My grandfather was a dental technician. He worked for various dentists on their premises over the years, but he always had a little workshop of his own at the back of his garage. His garage was full to the brim of anything that might potentially useful, but it was not chaotic. He knew exactly where to find anything, from the tiniest screw for spectacles to a useful bit of wire. He was “mechanicaly minded” and could always fix things like sewing machines and cars and so on.

    Mop used to let me sit with him in his workshop, and make things out of the pink wax he used for gums to embed the false teeth into prior to making the plaster casts. The porcelain teeth came on cards, and were strung in place by means of little holes on the back end of the teeth. I still have a necklace I made by threading teeth onto a string. There was a foot pedal operated drill in there as well, possibly it was a dentists drill previously, that he used with miniature grinding or polishing attachments. Sometimes I made things out of the pink acrylic used for the final denture, which had a strong smell and used to harden quickly, so you had to work fast. Initially, the workshop was to do the work for Uncle Ralph, Grandmas’s sisters husband, who was a dentist. In later years after Ralph retired, I recall a nice man called Claude used to come in the evening to collect the dentrures for another dental laboratory. Mop always called his place of work the laboratory.

    Mop used to let me sit with him in his workshop, and make things out of the pink wax he used for gums to embed the false teeth into prior to making the plaster casts. The porcelain teeth came on cards, and were strung in place by means of little holes on the back end of the teeth. I still have a necklace I made by threading teeth onto a string. There was a foot pedal operated drill in there as well, possibly it was a dentists drill previously, that he used with miniature grinding or polishing attachments. Sometimes I made things out of the pink acrylic used for the final denture, which had a strong smell and used to harden quickly, so you had to work fast. Initially, the workshop was to do the work for Uncle Ralph, Grandmas’s sisters husband, who was a dentist. In later years after Ralph retired, I recall a nice man called Claude used to come in the evening to collect the dentrures for another dental laboratory. Mop always called his place of work the laboratory.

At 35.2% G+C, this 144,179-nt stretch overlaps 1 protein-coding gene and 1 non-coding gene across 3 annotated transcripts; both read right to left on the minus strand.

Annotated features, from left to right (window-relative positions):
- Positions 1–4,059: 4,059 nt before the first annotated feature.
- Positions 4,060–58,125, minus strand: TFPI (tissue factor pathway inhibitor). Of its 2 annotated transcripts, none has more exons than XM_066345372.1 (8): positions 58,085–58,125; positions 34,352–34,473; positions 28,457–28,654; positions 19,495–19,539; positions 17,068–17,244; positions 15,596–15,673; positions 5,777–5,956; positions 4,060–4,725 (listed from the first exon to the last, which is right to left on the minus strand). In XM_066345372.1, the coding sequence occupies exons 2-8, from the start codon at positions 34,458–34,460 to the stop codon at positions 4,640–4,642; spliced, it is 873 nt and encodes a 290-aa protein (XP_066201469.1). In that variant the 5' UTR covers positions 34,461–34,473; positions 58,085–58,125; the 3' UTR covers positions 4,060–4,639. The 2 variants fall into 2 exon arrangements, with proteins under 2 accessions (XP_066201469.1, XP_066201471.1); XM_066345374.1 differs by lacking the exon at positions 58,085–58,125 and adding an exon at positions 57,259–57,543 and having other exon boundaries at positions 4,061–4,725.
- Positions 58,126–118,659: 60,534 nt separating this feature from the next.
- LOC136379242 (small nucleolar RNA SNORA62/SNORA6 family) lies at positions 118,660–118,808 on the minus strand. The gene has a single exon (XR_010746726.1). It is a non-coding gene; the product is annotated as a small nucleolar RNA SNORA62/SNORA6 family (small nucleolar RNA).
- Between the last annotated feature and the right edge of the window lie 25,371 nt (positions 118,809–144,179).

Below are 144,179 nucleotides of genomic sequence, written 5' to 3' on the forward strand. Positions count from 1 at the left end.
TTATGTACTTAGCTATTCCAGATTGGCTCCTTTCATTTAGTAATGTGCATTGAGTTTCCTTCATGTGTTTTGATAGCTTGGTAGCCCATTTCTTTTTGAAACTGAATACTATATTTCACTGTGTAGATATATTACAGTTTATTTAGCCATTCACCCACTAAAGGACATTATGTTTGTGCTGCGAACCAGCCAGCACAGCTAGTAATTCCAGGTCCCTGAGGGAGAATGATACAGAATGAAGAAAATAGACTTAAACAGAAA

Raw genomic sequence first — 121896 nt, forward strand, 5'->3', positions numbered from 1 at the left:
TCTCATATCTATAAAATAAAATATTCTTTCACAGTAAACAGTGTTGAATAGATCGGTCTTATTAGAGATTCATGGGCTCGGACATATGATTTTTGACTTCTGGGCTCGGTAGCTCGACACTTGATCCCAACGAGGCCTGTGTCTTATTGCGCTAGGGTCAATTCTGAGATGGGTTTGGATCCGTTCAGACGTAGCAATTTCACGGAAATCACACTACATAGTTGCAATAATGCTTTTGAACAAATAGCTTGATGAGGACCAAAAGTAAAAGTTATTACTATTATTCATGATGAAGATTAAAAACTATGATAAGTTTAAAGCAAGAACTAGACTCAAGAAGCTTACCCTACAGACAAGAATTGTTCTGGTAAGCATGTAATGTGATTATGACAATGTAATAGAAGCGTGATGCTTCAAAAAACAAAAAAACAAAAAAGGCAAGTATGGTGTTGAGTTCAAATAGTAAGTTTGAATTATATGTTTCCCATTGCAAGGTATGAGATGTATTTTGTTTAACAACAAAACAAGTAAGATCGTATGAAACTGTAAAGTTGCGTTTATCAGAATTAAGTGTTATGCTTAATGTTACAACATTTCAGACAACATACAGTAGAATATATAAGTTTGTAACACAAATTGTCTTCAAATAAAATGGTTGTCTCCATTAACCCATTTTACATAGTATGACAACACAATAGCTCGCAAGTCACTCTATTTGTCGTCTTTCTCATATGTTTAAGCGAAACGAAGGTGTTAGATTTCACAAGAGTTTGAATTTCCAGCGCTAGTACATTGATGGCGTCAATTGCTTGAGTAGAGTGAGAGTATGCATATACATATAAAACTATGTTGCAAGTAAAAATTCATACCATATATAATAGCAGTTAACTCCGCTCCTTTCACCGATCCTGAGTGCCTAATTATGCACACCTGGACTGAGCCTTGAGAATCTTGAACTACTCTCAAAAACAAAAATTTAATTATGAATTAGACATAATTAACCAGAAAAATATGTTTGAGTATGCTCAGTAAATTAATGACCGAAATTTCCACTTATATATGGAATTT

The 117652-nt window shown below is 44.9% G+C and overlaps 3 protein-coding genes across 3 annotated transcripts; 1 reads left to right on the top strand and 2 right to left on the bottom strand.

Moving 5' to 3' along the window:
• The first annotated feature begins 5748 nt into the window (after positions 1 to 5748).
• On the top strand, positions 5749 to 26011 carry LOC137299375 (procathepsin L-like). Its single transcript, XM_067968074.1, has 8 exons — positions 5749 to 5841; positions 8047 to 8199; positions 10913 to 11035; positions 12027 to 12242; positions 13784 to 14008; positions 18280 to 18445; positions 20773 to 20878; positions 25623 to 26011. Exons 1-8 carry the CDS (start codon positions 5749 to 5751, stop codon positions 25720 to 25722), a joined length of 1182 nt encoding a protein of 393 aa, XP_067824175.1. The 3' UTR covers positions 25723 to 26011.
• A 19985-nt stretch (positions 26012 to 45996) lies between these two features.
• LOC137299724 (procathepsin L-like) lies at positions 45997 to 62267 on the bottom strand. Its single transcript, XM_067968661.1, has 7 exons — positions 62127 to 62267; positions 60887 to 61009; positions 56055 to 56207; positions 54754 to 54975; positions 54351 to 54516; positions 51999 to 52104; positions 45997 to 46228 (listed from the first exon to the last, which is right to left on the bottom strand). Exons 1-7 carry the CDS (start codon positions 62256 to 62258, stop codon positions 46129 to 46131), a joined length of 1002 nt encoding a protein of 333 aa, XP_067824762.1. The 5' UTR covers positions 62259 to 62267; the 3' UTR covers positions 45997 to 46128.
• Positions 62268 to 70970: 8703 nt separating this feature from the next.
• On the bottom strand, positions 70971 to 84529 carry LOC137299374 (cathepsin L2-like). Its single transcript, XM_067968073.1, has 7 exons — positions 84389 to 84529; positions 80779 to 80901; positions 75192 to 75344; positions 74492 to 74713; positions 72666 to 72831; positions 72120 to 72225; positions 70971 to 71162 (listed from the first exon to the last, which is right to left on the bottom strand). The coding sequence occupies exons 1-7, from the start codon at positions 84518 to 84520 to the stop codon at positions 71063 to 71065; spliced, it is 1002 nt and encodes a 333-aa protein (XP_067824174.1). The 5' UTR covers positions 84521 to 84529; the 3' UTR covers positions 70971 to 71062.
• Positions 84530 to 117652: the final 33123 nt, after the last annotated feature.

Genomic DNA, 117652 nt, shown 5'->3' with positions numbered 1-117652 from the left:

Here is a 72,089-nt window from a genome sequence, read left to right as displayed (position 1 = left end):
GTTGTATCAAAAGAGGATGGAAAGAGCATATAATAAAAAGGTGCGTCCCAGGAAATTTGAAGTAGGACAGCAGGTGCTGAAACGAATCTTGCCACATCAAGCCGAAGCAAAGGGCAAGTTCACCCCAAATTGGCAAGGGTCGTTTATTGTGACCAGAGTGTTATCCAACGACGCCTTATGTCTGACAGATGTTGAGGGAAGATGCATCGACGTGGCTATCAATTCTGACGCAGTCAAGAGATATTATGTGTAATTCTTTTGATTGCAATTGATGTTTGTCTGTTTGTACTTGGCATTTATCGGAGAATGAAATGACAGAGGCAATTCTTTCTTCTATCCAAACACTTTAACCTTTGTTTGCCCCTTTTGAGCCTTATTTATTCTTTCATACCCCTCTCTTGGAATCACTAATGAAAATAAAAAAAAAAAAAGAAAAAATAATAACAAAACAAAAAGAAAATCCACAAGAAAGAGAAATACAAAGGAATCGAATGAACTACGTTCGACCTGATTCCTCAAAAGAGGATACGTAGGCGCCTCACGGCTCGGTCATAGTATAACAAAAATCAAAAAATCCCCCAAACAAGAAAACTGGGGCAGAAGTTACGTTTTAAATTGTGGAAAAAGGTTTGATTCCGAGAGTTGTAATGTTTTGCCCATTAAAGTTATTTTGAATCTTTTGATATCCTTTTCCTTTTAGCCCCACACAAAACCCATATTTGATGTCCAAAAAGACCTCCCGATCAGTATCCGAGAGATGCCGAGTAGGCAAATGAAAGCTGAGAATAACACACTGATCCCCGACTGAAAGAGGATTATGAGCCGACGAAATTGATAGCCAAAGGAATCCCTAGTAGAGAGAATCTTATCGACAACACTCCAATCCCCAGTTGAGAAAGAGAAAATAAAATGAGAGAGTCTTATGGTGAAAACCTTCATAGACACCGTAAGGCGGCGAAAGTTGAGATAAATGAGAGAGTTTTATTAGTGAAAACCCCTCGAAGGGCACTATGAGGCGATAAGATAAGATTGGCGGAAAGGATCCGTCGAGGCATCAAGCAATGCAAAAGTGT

Grandma loved books and was always reading, in her armchair next to the gas fire. I don’t recall seeing Mop reading a book, but he was amazingly well informed about countless topics.
    At family gatherings, Mops favourite topic of conversation after dinner was the atrocities committed over the centuries by organized religion.

    My grandfather played snooker in his younger years at the Conservative club. I recall my father assuming he voted Conservative, and Mop told him in no uncertain terms that he’s always voted Labour. When asked why he played snooker at the Conservative club and not the Labour club, he said with a grin that “it was a better class of people”, but that he’d never vote Conservative because it was of no benefit to the likes of us working people.

    Grandma and her sister in law Marie had a little grocers shop on Brettel Lane in Amblecote for a few years but I have to personal recollection of that as it was during the years we lived in USA. I don’t recall her working other than that. She had a pastry making day once a week, and made Bakewell tart, apple pie, a meat pie, and her own style of pizza. She had an old black hand operated sewing machine, and made curtains and loose covers for the chairs and sofa, but I don’t think she made her own clothes, at least not in later years. I have her sewing machine here in Spain.
    At regular intervals she’d move all the furniture around and change the front room into the living room and the back into the dining room and vice versa. In later years Mop always had the back bedroom (although when I lived with them aged 14, I had the back bedroom, and painted the entire room including the ceiling purple). He had a very lumpy mattress but he said it fit his bad hip perfectly.